The United States government through its Agency for International Development (USAID) and Infrastructure Credit Guarantee Company Limited (InfraCredit) recently signed a Declaration of Partnership for the first-ever bond co-guarantee under a risk-sharing arrangement, to provide increased access to electricity to consumers in Port Harcourt, Rivers State.
The N13 billion ($36.1 million) co-guarantee for a 15-year bond represents a partnership with InfraCredit, a domestic ‘AAA’ rated specialised infrastructure credit guarantee institution backed by the Nigeria Sovereign Investment Authority, GuarantCo (a Private Infrastructure Development Group company), KfW Development Bank and Africa Finance Corporation to provide local currency guarantees and mobilize long term debt financing for infrastructure in Nigeria. InfraCredit is an official partner of Power Africa.
Speaking during the signing ceremony, USAID Mission Director to Nigeria, Stephen Haykin, said Nigeria was important to the US government’s global development strategy and boosting Nigeria’s economic growth can only be fully realised through a healthy power sector. He, however, noted that despite having the largest population and largest economy in Africa, Nigeria suffers poor electricity supply. “The lack of a reliable and affordable electric supply in Nigeria impedes every facet of life – from local markets to large industries and schools, hospitals, and impacts the everyday lives of the people.
“Today’s event highlights a ground-breaking collaboration between USAID, InfraCredit and GEL Utility Limited to increase access to power consumers in Port Harcourt. This co-guarantee marks the first-ever risk sharing arrangement between USAID and InfraCredit, and emphasises both institutions’ dedication to supporting the development of Nigeria’s power sector,” Haykin said.
Also speaking during the event, the Chief Executive Officer of InfraCredit, Chinua Azubike, said InfraCredit was committed to facilitating investments in the power sector by providing guarantees in collaboration with strategic partners such as Power Africa. “When we are able to draw on Power Africa’s capacity, networks, competence and credit quality, we can achieve our mutual objective of bridging the power infrastructure gap,” Azubike said.
Also at the signing ceremony were the Chief Executive of Stanbic IBTC Trustees, Charles Omoera and a non-Executive Director of GEL Utility Limited, Felix Achibiri, who expressed optimism about the success of the partnership.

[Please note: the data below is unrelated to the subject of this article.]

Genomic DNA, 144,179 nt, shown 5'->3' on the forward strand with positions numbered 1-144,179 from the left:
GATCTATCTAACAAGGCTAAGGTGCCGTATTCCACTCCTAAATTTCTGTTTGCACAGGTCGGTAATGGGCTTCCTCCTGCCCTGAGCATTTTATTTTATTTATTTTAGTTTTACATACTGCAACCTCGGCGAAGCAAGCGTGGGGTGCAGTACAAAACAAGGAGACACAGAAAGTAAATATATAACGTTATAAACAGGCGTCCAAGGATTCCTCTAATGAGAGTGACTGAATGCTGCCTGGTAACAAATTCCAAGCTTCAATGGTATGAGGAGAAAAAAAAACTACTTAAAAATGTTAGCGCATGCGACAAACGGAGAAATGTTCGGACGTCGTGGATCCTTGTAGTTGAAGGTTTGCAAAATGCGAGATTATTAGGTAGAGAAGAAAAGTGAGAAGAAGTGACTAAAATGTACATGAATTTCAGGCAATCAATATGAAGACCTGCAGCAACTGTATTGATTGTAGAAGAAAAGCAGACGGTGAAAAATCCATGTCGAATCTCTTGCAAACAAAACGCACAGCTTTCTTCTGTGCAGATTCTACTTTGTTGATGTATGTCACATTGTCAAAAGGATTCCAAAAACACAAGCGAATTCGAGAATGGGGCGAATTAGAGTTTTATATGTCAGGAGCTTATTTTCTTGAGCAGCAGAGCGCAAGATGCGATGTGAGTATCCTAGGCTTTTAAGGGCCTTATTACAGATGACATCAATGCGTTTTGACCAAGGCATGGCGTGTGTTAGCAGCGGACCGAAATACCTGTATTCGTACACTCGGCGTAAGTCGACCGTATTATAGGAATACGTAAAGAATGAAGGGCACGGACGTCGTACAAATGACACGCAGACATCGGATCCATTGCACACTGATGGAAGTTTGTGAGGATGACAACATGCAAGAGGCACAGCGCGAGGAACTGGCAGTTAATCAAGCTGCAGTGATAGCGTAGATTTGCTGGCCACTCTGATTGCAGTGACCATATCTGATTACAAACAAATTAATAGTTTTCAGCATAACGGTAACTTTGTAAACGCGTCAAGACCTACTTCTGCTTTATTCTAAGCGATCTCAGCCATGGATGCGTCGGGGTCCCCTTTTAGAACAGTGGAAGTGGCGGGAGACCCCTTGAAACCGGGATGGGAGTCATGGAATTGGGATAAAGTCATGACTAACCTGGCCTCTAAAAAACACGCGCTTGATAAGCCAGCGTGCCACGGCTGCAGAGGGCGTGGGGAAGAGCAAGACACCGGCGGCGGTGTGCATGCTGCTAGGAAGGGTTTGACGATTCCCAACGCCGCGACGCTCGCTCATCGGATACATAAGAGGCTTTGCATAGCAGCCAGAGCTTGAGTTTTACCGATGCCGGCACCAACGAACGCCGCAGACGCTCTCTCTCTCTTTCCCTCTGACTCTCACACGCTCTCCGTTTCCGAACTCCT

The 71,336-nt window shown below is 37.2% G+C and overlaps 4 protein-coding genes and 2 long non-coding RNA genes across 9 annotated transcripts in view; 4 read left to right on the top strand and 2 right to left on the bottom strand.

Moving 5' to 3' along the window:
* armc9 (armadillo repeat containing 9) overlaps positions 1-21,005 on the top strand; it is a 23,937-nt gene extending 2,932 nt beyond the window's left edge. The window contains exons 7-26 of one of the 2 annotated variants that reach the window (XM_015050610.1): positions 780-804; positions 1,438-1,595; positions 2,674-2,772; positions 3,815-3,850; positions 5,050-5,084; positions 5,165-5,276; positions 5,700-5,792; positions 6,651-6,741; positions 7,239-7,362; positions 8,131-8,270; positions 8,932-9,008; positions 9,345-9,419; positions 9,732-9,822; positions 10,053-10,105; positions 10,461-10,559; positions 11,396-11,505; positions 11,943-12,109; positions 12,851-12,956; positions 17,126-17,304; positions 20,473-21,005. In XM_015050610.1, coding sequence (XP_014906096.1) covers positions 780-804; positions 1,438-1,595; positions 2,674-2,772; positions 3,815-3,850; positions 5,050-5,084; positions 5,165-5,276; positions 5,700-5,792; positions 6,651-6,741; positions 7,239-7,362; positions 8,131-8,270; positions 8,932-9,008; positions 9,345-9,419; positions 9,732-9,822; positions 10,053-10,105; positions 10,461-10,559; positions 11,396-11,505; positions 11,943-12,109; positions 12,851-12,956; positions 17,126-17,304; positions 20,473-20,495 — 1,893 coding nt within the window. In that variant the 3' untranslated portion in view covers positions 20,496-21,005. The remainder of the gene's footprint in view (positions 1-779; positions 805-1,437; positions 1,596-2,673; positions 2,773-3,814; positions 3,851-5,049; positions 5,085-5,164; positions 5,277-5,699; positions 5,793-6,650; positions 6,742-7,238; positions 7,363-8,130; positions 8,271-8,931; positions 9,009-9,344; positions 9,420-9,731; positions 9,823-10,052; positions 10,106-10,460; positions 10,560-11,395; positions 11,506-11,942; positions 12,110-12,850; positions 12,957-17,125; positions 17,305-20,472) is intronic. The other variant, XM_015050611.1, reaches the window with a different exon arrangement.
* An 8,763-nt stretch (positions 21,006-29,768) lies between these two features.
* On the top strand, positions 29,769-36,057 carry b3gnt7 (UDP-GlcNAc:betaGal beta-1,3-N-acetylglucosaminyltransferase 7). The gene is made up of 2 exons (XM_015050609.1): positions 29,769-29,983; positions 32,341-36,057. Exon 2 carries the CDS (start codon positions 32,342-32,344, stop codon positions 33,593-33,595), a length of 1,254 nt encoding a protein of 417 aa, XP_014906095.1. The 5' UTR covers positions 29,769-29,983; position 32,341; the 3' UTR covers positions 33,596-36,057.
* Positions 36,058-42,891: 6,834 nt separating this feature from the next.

InfraCredit will also partner with GEL Utility Limited, which develops, operates, and provides grid-connected and off-grid electric power. GEL delivers electricity to the Port Harcourt Refining Company through an 84-megawatt (MW) power plant. The bond issue is symbolic, as it will be the first local currency corporate infrastructure bonds issued in the Nigerian debt capital markets with a co-guarantee by the USAID. With the benefit of the co-guarantee, the Series 1 Bonds was accorded a ‘AAA’ credit rating by Agusto & Co. and Global Credit Ratings Co. The Series 1 Bonds was 123 per cent subscribed by twelve (12) institutional investors including ten (10) local pension funds. The proceeds of the bond stemming from this co-guarantee agreement will be used to provide up to 14 megawatts of excess generated electricity from the power plant to customers within the Port Harcourt area, either through Port Harcourt Electricity Distribution Company or directly to eligible customers under the implementation of the Excess Power Program in collaboration with the Nigerian National Petroleum Corporation and fund replacement of the GEL Utility Limited’s current short-term financing with long-term local currency debt.
Power Africa is a US government-led partnership coordinated by the USAID, which is working to increase electricity access in Nigeria as well as the African continent. Since 2013, Power Africa has worked to add more than 30,000 megawatts of electricity generation capacity and 60 new homes and business connections across sub-Saharan Africa.
So far this initiative has leveraged over $50billion in investment from public and private sectors and the partnership with InfraCredit is expected to bolster the figure.
The success of this collaboration demonstrates InfraCredit and USAID’s commitment to facilitating access to long term local currency finance to support Nigeria’s energy sector and enhance our journey to self-reliance; also importantly is the strategic significance of InfraCredit’s ability to crowd-in risk sharing capacity from highly rated international DFIs like USAID.
According to Chinua Azubike “We believe this transaction marks a significant milestone and inflexion point for our risk sharing strategy towards syndicating capacity to mobilize domestic credit to the private sector for infrastructure development.”